United Overseas Bank (UOB) is betting South-east Asia will shield it from the escalating trade war between the United States and China, distancing itself from the approach of its two main rivals that have expanded their focus to Hong Kong and the mainland.
"Asean will become a safe haven," chief executive officer Wee Ee Cheong said in an interview at UOB headquarters in Singapore, referring to the Association of South-east Asian Nations. His bank is taking a distinct path from its larger Singaporean rivals, which took over lenders in Hong Kong as a gateway to mainland China, the engine of Asia's growth in the past two decades. Now the tides are turning as the US-China trade war enters a new phase with rising tariffs that will hit Asia's biggest economy.
"Hong Kong is a city. It is just part of China," said Mr Wee, 66. Most of the banking industry in the city is controlled by HSBC Holdings, Standard Chartered and Chinese banks, he said. "No matter how big you buy, you are just a marginal player."
Oversea-China Banking Corp, South-east Asia's second-largest lender, spent about US$5 billion buying Wing Hang Bank in Hong Kong in 2014 after DBS Group Holdings bought Dao Heng Bank in 2001. Both firms are expanding in China's Greater Bay Area strategy that connects Hong Kong to major coastal cities on the mainland to form a new technology and economic hub.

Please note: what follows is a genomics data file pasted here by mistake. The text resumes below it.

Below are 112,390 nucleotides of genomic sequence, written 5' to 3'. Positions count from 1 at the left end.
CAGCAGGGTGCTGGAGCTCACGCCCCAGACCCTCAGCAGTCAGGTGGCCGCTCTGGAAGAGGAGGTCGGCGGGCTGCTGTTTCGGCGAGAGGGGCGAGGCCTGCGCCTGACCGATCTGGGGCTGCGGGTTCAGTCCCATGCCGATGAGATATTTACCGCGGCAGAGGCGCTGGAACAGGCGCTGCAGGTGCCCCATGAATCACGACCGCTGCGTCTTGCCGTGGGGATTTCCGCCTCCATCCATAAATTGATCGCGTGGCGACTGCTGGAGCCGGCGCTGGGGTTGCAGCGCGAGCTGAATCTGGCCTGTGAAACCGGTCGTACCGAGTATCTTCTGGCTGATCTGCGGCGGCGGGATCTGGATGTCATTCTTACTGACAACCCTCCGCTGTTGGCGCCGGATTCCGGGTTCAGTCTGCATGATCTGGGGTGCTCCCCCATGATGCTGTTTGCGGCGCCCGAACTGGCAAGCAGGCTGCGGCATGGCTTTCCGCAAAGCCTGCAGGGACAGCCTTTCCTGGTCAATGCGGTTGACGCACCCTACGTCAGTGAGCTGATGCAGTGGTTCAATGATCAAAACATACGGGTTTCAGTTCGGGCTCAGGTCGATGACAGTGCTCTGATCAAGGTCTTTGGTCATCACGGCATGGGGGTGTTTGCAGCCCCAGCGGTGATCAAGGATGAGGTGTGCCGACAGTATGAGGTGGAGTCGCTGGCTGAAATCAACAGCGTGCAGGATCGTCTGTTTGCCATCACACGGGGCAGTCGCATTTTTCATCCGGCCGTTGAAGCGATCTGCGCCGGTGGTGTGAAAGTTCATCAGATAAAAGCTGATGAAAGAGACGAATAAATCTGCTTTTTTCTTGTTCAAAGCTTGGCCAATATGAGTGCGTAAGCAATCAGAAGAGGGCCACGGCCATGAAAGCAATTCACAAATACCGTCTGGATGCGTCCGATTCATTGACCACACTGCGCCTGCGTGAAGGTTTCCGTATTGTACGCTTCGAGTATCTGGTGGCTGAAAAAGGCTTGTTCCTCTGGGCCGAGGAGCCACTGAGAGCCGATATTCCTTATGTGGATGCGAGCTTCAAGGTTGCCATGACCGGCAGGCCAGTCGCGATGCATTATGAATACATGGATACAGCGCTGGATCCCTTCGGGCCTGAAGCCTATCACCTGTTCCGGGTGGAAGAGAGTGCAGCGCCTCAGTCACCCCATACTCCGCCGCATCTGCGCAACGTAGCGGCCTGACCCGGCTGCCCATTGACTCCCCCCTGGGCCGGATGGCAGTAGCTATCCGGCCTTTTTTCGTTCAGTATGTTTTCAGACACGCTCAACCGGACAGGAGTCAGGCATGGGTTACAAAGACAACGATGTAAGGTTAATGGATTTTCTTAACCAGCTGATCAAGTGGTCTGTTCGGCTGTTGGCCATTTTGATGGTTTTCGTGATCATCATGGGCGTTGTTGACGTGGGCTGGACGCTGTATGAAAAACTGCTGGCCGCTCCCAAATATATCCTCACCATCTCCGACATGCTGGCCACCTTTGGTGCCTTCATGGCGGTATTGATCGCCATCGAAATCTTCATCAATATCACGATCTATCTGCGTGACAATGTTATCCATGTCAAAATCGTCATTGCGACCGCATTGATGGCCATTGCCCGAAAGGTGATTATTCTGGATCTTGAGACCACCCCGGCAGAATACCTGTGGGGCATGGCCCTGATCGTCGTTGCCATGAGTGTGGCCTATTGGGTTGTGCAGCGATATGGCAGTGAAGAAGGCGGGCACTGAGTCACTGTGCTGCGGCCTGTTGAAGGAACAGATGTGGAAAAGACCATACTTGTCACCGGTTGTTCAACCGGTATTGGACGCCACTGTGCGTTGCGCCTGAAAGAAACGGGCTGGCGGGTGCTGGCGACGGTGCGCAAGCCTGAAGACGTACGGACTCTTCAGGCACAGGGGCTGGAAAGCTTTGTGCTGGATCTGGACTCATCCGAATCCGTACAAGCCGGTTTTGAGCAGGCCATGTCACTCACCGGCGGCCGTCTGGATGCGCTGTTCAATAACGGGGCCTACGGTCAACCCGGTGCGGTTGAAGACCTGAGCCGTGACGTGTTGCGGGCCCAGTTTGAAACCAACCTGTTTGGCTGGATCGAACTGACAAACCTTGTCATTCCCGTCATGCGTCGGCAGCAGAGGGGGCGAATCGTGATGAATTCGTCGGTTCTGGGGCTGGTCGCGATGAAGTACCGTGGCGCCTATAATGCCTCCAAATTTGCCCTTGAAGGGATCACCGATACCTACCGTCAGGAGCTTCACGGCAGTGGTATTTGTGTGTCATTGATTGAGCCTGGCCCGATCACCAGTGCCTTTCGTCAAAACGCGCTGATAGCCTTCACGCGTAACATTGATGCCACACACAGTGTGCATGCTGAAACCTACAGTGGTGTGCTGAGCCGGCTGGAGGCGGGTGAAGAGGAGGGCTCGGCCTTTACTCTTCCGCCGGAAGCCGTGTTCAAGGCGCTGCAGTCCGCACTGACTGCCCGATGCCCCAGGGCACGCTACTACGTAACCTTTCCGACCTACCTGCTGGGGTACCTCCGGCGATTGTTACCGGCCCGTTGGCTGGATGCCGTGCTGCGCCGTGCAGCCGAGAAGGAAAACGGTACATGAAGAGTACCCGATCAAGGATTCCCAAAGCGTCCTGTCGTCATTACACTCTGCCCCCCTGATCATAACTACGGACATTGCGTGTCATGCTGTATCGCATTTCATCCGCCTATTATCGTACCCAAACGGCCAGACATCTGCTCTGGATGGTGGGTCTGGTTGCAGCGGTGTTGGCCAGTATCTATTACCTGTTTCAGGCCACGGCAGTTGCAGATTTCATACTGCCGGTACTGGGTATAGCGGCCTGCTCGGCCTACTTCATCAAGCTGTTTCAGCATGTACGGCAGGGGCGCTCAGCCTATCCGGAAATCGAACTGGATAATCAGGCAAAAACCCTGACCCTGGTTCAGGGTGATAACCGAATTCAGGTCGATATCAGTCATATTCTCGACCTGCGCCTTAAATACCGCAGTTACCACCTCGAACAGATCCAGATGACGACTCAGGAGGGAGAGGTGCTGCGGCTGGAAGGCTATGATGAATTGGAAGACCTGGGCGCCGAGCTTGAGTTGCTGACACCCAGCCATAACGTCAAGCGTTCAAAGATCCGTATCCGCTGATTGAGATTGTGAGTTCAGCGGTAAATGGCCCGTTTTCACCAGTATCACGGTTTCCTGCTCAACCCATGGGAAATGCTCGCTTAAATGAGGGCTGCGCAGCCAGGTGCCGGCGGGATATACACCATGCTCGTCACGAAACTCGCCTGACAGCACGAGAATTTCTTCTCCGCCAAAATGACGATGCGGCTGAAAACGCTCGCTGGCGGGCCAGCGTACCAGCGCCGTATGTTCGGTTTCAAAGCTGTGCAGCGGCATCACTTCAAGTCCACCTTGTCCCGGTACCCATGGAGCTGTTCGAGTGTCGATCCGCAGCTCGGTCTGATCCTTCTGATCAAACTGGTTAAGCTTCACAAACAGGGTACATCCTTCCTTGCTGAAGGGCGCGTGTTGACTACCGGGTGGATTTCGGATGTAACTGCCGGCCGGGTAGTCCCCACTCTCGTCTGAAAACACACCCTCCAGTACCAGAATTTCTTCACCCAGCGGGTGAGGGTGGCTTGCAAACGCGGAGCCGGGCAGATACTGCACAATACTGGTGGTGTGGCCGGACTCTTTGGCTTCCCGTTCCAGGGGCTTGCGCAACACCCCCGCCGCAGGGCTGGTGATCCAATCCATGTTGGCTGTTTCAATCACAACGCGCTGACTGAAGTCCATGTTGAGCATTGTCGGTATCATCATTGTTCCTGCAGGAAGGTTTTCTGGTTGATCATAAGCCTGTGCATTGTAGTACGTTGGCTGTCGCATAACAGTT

UOB is not shunning China entirely. While the bank wants to sell its 13 per cent stake in Hengfeng Bank on the mainland which it bought in 2008, it plans to deploy capital by raising the number of its branches there. "I would rather grow myself," Mr Wee said. The bank also has wholesale banking operations in Hong Kong and the mainland that capture investment and business flows between Greater China and South-east Asia.
Mr Wee's focus on South-east Asia carries on a presence built in the region mostly by his billionaire father Wee Cho Yaw, who ran the bank from 1960 to 2007. His grandfather Wee Kheng Chiang established the family's first bank in Malaysia's Sarawak in 1924 before founding Singapore's UOB in 1935.
With 10 nations and 650 million people, Asean boasts a combined economy bigger than India's and is forecast to be the world's fourth largest by 2030. It will have three of the seven fastest-growing economies over the next decade, based on Standard Chartered's projections. Mr Wee highlighted Japanese automakers' investment in South-east Asia as an example of the region's attractiveness.
For its expansion in the region, UOB is planning to use digital technology and artificial intelligence, rather than acquisitions, he said. It is rolling out its TMRW digital bank in Thailand and will introduce it in Vietnam, Indonesia and possibly Malaysia. It will add branches selectively in emerging markets.
Mr Wee also highlighted differences with UOB's rivals in its approach to expanding the wealth management business. The bank will rely on its strength in commercial banking to cross-sell products to business owners, rather than buy assets from other banks. DBS and OCBC have grown their wealth businesses partly through acquisitions.
"It's not a question of conservative," Mr Wee said, referring to the wealth strategy. "We're low-key. We're practical."